Josquin des Prez
Josquin des Prez
The Franco-Flemish composer Josquin des Prez (ca. 1440-1521) developed a personal style by adding to the northern, contrapuntal idiom the text-oriented chordal writing of Italian masters. His works were described as models of the "perfect art."
The birth date and birthplace of Josquin des Prez are unknown, and until recently even the spelling of his name was conjectural. If the Milanese archives from 1459 to 1472 that refer to the "biscantor" (singer) "Juschino de Frantia" concern the composer, he must have been born about 1440, or 10 years before the hitherto-accepted date. A travel document of 1479 describes him as "Joschino picardo," and he is identified as "belga veromanduus" in an early-16th-century manuscript. Both remarks indicate that he was born on Burgundian territory, then ruled by Philip the Good. The discovery of an acrostic "Josquin des Prez" in a poem, Illibata Dei virgo, presumably written by the composer himself, has settled the spelling of his name.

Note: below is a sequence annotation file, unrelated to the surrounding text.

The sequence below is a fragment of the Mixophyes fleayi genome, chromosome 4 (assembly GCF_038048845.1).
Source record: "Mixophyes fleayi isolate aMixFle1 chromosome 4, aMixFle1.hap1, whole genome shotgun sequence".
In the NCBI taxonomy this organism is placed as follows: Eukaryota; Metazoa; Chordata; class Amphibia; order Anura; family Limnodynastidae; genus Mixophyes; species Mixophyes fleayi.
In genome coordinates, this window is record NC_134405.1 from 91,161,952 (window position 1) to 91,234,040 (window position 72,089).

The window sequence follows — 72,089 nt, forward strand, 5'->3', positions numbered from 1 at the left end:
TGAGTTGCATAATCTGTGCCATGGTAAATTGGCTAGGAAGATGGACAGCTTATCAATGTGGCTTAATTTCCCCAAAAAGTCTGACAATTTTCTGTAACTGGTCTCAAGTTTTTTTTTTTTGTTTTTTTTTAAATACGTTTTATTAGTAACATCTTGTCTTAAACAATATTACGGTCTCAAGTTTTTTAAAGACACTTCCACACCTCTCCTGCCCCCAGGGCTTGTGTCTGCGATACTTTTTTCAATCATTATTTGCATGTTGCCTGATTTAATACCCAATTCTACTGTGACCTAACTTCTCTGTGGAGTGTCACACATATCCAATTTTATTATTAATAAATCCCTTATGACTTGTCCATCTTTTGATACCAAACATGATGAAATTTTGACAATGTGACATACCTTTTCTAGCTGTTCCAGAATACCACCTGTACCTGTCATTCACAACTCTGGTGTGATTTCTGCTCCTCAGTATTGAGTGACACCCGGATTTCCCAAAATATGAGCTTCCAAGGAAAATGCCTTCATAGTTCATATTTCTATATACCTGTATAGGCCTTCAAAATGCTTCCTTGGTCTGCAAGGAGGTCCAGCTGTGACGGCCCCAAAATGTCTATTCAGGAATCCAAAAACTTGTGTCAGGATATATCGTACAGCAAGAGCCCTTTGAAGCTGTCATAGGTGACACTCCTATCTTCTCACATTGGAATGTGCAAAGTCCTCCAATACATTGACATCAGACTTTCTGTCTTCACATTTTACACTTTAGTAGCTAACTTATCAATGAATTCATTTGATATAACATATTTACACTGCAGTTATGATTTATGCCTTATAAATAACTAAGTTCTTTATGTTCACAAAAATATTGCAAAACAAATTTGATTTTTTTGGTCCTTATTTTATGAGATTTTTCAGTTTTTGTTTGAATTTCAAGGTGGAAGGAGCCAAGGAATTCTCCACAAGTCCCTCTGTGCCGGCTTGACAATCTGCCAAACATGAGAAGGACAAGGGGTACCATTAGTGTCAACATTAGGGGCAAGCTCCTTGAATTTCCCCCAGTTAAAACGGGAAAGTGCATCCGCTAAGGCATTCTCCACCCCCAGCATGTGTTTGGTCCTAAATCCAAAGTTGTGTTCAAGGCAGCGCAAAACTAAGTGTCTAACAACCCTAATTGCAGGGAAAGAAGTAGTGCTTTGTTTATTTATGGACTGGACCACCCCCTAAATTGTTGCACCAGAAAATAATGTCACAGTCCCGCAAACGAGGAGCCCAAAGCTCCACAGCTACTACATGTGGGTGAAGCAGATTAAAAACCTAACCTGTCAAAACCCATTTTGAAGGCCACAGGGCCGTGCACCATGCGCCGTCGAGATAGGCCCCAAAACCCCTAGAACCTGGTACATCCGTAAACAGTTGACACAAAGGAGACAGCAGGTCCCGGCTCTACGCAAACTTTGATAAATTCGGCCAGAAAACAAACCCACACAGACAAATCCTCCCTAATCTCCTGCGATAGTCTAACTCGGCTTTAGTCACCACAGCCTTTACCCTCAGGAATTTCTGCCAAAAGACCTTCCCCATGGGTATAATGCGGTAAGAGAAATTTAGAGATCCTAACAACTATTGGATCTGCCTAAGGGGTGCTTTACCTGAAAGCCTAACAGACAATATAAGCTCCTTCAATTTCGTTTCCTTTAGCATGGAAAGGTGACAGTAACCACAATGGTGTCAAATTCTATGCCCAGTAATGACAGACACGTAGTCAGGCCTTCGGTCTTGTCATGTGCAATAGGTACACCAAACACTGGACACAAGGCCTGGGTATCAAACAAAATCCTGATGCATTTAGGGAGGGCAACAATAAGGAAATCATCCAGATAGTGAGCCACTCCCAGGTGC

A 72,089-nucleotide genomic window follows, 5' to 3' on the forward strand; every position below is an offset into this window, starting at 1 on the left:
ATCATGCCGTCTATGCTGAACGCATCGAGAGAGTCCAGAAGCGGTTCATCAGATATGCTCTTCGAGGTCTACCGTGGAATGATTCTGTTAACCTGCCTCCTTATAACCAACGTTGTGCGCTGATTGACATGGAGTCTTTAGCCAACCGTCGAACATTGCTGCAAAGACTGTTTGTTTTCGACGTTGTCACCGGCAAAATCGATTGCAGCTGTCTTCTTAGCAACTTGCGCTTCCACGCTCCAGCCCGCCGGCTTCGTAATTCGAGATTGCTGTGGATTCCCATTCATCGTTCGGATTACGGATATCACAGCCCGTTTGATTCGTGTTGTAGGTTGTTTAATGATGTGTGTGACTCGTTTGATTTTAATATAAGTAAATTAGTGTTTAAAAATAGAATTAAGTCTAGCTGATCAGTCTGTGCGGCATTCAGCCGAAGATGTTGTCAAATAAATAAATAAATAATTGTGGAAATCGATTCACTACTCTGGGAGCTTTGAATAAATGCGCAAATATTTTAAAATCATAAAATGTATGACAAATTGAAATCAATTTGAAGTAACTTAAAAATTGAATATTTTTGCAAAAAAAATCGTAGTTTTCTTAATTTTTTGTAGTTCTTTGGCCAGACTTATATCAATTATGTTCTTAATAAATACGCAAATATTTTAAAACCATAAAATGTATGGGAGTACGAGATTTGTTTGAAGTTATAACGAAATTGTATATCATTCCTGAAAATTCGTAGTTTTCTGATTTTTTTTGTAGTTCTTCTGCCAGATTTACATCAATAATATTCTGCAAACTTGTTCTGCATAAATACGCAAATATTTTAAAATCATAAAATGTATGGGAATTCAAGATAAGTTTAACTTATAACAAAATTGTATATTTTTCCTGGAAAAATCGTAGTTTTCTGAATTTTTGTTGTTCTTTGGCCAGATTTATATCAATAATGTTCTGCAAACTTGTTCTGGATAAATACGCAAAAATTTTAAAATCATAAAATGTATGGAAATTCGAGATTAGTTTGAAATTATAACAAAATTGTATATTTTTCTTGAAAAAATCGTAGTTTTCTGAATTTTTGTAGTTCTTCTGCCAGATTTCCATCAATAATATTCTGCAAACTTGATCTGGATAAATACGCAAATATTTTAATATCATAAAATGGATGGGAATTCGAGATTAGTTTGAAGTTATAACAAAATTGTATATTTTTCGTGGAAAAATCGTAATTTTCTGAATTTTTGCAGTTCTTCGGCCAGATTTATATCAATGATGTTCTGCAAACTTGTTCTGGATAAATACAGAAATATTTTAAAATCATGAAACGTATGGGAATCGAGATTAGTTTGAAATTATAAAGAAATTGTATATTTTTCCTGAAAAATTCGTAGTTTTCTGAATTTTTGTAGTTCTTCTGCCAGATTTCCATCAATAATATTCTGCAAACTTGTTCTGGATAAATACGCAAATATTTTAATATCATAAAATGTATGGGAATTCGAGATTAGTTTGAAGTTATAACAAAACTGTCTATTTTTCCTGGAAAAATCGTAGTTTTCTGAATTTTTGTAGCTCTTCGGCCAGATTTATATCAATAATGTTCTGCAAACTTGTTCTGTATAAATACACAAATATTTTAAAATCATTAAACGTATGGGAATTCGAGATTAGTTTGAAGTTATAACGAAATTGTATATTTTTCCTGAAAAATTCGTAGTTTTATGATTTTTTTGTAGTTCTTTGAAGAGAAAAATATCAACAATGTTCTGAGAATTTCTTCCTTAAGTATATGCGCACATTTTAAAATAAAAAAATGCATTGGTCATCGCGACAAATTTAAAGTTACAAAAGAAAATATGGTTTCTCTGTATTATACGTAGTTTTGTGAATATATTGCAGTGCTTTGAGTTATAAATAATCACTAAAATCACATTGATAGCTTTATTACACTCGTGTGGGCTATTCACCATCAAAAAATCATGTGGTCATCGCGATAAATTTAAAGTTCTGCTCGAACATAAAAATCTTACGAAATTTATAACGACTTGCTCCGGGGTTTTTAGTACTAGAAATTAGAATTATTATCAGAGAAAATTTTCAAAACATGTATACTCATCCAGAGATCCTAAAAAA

All that is known about the composer's early training is a remark by Claude Hémeré, writing over 100 years after Josquin's death, that he studied music at the collegiate church of St-Quentin. Despite the epitaph for the composer Johannes Ockeghem, in which Josquin (among others) is asked to lament his "good father" ("perdu avez vostre bon père"), the assumption of a teacher-student relationship between the two is not warranted.
Years in Italy